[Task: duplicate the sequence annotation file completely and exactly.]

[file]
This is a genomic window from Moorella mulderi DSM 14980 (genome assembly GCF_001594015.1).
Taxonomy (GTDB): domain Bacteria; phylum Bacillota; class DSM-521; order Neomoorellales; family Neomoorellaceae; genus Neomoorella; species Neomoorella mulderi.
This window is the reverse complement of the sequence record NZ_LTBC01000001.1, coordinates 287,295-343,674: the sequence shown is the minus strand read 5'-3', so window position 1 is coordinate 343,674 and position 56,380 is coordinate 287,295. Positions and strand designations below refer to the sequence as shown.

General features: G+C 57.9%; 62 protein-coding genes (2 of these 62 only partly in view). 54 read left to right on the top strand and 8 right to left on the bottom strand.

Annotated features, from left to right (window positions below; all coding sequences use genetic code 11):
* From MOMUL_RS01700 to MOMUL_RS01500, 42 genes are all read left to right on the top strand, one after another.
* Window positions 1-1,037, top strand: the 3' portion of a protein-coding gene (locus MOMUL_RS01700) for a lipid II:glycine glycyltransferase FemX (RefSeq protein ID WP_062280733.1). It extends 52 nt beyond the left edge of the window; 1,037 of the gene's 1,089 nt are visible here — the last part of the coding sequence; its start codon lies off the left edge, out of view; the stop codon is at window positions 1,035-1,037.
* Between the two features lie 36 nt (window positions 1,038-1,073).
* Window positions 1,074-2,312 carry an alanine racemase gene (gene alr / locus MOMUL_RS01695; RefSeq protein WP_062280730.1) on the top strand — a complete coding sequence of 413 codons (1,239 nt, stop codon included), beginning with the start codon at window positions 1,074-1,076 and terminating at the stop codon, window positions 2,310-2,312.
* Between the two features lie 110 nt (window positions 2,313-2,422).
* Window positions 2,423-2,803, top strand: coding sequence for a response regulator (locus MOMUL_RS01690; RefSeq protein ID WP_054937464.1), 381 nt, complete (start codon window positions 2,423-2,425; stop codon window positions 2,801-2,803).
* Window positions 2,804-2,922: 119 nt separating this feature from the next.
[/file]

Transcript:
This is a genomic window from Moorella mulderi DSM 14980 (genome assembly GCF_001594015.1).
Taxonomy (GTDB): domain Bacteria; phylum Bacillota; class DSM-521; order Neomoorellales; family Neomoorellaceae; genus Neomoorella; species Neomoorella mulderi.
This window is the reverse complement of the sequence record NZ_LTBC01000001.1, coordinates 287,295-343,674: the sequence shown is the minus strand read 5'-3', so window position 1 is coordinate 343,674 and position 56,380 is coordinate 287,295. Positions and strand designations below refer to the sequence as shown.

General features: G+C 57.9%; 62 protein-coding genes (2 of these 62 only partly in view). 54 read left to right on the top strand and 8 right to left on the bottom strand.

Annotated features, from left to right (window positions below; all coding sequences use genetic code 11):
* From MOMUL_RS01700 to MOMUL_RS01500, 42 genes are all read left to right on the top strand, one after another.
* Window positions 1-1,037, top strand: the 3' portion of a protein-coding gene (locus MOMUL_RS01700) for a lipid II:glycine glycyltransferase FemX (RefSeq protein ID WP_062280733.1). It extends 52 nt beyond the left edge of the window; 1,037 of the gene's 1,089 nt are visible here — the last part of the coding sequence; its start codon lies off the left edge, out of view; the stop codon is at window positions 1,035-1,037.
* Between the two features lie 36 nt (window positions 1,038-1,073).
* Window positions 1,074-2,312 carry an alanine racemase gene (gene alr / locus MOMUL_RS01695; RefSeq protein WP_062280730.1) on the top strand — a complete coding sequence of 413 codons (1,239 nt, stop codon included), beginning with the start codon at window positions 1,074-1,076 and terminating at the stop codon, window positions 2,310-2,312.
* Between the two features lie 110 nt (window positions 2,313-2,422).
* Window positions 2,423-2,803, top strand: coding sequence for a response regulator (locus MOMUL_RS01690; RefSeq protein ID WP_054937464.1), 381 nt, complete (start codon window positions 2,423-2,425; stop codon window positions 2,801-2,803).
* Window positions 2,804-2,922: 119 nt separating this feature from the next.